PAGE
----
It’s been very hot, dry and windy (at times) across the Lower Rio Grande Valley. Temperatures have been in the high 90s and at night anywhere from 78F to 80F. I noticed many growers irrigating their cotton this week or setting up to do so. Those with dryland cotton are starting to see the effects/stress from the heat on the plants as well as other dryland crops.
A lot more cotton is blooming across the Valley this week. Many growers are starting to apply the first round of mepiquat treatments.
Fleahopper adults continue to be persistent in low numbers overall but I did notice new hatch of nymphs in the La Villa and Lyford areas where we were checking. Persistent monitoring and control of fleahoppers is necessary for optimum yield potential.
I received a couple of reports of false chinch bugs causing trouble along field edges in blooming cotton where control was needed. Basically, any pyrethroid labeled for cotton will control false chinch bug populations and usually will need to only apply to field margins where they have migrated in and started feeding. They are easy to spot along a field because they congregate in large groups like a little army taking over. According to my counterparts in Lubbock, acephate has been proven effective in controlling false chinch bugs even though the pest is not listed on the label.
We are seeing very few whitefly adults in cotton and I have yet to see any nymphs present. For those who are in areas though were whitefly pressure becomes prevalent it’s time to consider starting a preventative spray treatment program to keep populations from developing once whitefly adults are present. A few red spidermites were in a couple of fields this week but nothing worth spraying. Cotton aphids are still present very low numbers from last week to this week. Our usual ladybug and scymus beetle predators are taking care of them.
In parts of Texas we have found evidence of bollworm resistance to one or more Bt genes in our Bt cotton. Fortunately for South Texas we have not seen or experienced increased bollworm pressure. A couple of consultants have seen one or two bollworms present in cotton this week but nothing out of the ordinary.
If you have a Bt cotton field with bollworm pressure possibly needing to be sprayed, please contact me at 956-968-5581 so we can collect the larvae if need be. We would like to be ahead of any resistance issues and are asking for your cooperation in protecting our cotton crop.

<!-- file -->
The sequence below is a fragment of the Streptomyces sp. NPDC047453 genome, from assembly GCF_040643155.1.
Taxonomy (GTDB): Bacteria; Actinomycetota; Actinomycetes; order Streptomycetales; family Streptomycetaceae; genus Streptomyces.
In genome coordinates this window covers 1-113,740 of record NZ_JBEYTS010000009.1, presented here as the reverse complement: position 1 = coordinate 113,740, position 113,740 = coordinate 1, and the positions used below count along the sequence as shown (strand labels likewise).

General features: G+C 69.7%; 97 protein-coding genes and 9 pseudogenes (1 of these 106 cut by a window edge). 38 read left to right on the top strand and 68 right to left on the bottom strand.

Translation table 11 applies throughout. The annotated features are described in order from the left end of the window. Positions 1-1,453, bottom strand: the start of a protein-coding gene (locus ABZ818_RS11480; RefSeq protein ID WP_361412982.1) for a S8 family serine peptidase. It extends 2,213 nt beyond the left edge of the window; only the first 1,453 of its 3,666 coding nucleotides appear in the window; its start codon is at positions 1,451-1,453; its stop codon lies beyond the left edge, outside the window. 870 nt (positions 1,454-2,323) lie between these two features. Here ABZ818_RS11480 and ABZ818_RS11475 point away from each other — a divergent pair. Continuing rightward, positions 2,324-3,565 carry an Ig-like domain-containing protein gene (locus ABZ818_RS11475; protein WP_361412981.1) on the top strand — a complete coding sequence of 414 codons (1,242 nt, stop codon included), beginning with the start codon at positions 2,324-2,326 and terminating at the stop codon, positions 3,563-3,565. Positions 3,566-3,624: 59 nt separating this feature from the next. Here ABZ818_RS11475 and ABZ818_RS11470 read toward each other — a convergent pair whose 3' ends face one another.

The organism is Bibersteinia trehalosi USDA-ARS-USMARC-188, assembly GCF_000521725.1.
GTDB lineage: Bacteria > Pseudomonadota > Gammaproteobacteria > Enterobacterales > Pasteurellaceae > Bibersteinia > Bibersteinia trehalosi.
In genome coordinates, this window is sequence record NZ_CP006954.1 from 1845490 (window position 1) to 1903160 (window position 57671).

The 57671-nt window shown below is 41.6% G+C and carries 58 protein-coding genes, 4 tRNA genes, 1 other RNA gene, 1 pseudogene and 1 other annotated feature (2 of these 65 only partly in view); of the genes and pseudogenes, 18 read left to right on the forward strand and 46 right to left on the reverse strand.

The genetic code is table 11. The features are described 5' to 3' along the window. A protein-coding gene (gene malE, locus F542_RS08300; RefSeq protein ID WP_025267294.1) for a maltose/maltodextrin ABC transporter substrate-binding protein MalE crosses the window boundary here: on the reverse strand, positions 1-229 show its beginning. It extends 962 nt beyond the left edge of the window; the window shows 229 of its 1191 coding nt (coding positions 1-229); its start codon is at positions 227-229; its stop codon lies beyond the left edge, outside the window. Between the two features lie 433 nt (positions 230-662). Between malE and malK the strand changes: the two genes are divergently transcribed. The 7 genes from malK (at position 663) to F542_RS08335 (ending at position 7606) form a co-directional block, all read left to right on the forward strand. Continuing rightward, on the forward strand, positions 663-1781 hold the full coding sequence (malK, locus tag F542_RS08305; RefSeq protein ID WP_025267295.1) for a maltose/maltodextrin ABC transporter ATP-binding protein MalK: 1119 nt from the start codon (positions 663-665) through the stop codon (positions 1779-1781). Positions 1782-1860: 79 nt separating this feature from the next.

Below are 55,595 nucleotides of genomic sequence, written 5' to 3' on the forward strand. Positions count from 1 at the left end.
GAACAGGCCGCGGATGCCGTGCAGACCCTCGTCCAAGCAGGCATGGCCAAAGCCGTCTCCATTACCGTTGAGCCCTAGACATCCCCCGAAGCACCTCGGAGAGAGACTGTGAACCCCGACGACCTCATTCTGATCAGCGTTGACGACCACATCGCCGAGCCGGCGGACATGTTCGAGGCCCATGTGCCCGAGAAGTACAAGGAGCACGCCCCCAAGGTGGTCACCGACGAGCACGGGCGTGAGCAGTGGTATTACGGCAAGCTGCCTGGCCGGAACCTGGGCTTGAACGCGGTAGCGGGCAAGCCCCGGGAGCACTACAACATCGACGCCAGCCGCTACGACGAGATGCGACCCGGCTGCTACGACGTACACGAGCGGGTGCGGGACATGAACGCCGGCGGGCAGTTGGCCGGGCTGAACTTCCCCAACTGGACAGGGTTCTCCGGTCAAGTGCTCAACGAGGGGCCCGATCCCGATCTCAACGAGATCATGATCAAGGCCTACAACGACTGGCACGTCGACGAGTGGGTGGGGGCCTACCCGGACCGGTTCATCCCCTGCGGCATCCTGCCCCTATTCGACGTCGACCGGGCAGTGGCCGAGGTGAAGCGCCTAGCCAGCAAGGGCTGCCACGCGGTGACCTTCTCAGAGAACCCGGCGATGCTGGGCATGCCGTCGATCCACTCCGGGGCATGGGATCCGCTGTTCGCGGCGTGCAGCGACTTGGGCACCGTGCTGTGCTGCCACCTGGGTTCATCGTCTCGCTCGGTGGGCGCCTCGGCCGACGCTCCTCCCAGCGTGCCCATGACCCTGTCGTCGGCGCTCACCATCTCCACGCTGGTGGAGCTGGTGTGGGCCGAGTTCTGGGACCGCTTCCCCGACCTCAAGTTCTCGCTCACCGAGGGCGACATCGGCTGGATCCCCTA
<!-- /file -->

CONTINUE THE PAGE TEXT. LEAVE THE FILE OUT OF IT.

Most grain sorghum is maturing from soft dough to hard dough stage and coloring nicely as the seed matures.
I received reports or this week of sugarcane aphid infestation in a few grain sorghum fields. Over the last two weeks many sorghum fields were treated for the first time for sugarcane aphid pressure. Sugarcane aphid populations are currently moderate. I do expect another population peak prior to harvest during the third week of June. Please be mindful of this as we make our way to harvest.
Sorghum in northern Cameron county was sprayed for headworm pressure this week but overall, I have picked up on very little to none headworm pressure across the Valley. I have seen some rice stinkbug adult and nymphs present but nothing that warrants treatment. For those who have flowering sorghum I have yet to see any midge.
This week I did find mirids (Nesidiocoris tenuis) in sesame. Mirids are a type of plantbug that suck plant juices and can cause necrotic damage and stunting of growth to the sesame plant.
N. tenuis mirids adults and nymphs are lime green in color measuring no more than 5mm in size so fairly small and the adults when their wings are closed make a heart shape that upon close observation is easy to spot.
Necrotic damage will look like a reddish/brown scaring to the plant tissue along the stem, leaves and on the seed pods. Mirids N. tenuis also can be predators to whiteflies feeding on them sometimes in the lower canopies of the sesame when present. However, mirids can develop successfully on the sesame plant alone and will feed on the plant more when they have depleted their food source (in this case whiteflies) or there is an abundance in populations.
I have noticed some high populations of mirids in sesame along the river in the Donna and Pharr areas. Mainly what I noticed first was the coloration of the sesame plant (yellowing on the leaves and brownish necrotic damage) and the curly under of the leaves which are signs of high mirid pressure feeding on the plants. I have also picked up on light populations in the Weslaco and La Villa areas. You will want to monitor for mirids and treat if necessary since there feeding can hurt yield potential. Products labeled on sesame that control mirids are Transform and Mustang Maxx. Some growers have also had some worm pressure. Prevathon is labeled for use on sesame.